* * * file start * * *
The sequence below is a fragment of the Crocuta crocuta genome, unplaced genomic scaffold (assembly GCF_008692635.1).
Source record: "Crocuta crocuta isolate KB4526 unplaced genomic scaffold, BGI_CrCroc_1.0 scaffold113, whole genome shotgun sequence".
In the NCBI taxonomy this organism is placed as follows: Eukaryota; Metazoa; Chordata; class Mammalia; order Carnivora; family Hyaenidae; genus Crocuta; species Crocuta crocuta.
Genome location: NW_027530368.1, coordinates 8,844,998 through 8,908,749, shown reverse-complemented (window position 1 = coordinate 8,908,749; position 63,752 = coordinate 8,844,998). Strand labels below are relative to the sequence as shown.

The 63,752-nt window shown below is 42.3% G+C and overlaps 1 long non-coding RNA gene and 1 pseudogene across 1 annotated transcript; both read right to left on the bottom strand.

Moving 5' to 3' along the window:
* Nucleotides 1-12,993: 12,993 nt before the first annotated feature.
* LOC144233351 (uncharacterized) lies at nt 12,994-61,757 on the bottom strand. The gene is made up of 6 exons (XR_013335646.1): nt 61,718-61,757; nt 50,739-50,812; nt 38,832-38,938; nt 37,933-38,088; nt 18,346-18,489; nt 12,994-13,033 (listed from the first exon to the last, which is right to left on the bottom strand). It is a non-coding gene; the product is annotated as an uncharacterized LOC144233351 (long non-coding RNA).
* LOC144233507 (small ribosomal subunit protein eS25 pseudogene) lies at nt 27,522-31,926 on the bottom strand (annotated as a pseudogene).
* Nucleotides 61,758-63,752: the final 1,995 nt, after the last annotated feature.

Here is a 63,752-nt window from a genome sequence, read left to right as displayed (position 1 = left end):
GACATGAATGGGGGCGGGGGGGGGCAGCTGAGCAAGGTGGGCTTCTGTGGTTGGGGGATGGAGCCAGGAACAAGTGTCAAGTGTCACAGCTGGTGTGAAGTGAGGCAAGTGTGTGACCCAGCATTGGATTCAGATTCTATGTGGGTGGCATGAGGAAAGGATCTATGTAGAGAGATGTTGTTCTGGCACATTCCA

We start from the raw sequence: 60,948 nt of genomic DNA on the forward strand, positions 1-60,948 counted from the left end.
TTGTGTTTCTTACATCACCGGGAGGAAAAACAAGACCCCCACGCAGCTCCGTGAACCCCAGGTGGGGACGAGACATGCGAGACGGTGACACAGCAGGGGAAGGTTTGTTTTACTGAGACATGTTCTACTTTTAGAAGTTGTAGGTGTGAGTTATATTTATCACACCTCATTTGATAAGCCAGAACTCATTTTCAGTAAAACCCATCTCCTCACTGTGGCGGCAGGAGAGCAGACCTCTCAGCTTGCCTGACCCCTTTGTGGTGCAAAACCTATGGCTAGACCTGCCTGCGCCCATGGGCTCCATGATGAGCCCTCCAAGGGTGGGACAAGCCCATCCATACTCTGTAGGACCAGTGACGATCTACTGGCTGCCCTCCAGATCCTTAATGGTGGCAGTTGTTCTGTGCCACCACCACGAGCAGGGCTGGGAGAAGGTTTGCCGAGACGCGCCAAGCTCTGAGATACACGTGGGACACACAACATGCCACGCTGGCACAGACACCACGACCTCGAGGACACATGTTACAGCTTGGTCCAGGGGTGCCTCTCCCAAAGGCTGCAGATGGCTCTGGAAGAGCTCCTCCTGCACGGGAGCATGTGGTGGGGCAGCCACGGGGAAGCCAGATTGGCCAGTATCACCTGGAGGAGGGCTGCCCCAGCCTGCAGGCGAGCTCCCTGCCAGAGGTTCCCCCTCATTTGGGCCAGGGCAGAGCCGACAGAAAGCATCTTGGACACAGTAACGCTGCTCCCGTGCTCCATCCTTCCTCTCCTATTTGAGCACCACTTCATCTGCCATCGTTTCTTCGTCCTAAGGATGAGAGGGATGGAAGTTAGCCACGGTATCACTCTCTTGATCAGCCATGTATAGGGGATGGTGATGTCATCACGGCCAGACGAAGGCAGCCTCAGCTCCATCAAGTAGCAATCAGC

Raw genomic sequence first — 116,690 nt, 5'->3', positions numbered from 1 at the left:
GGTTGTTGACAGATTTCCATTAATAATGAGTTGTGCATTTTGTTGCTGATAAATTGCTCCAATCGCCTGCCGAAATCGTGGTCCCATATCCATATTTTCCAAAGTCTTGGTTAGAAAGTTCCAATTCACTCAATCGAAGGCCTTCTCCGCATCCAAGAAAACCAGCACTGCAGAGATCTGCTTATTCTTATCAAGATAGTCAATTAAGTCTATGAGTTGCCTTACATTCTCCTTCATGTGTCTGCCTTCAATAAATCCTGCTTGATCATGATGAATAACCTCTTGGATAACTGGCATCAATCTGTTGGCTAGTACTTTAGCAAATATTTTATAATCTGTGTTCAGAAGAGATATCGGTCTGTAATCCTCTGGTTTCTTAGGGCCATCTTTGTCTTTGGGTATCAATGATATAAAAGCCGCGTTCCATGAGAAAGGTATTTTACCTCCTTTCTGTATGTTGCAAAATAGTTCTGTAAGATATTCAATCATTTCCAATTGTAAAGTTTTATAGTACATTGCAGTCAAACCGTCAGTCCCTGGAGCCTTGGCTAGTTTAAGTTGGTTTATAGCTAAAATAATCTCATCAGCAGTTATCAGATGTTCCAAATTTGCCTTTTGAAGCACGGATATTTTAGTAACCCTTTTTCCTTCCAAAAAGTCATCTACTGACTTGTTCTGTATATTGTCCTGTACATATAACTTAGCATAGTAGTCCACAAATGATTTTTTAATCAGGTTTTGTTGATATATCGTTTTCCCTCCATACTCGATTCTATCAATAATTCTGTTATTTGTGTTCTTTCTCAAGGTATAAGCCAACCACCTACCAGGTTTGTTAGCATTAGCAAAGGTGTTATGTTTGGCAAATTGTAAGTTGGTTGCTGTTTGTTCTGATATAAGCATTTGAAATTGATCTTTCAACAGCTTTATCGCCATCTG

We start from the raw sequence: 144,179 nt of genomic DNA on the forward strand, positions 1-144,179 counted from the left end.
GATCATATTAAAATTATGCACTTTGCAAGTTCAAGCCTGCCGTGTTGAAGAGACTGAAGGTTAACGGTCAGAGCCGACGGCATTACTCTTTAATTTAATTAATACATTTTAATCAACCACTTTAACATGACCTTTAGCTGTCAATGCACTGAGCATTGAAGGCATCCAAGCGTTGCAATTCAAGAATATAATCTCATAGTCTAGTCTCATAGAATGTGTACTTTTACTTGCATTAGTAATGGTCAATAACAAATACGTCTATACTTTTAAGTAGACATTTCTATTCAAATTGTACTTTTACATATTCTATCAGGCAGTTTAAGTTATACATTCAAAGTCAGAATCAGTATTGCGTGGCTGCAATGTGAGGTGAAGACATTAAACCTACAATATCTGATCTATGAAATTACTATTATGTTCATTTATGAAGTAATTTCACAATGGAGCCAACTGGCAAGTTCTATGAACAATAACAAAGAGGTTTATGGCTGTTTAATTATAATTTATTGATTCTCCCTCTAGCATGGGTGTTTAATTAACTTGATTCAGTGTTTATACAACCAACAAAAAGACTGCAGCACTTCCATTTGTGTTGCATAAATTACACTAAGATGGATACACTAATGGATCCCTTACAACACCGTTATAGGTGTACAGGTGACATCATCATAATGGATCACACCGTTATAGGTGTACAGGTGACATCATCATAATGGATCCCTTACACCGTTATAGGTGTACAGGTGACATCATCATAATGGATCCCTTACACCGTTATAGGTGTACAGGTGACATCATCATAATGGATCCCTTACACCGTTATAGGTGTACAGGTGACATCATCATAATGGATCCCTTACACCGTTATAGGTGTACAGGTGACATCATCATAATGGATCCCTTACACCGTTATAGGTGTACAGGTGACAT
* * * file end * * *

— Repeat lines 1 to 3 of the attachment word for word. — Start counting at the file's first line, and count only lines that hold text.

The sequence below is a fragment of the Crocuta crocuta genome, unplaced genomic scaffold (assembly GCF_008692635.1).
Source record: "Crocuta crocuta isolate KB4526 unplaced genomic scaffold, BGI_CrCroc_1.0 scaffold113, whole genome shotgun sequence".
In the NCBI taxonomy this organism is placed as follows: Eukaryota; Metazoa; Chordata; class Mammalia; order Carnivora; family Hyaenidae; genus Crocuta; species Crocuta crocuta.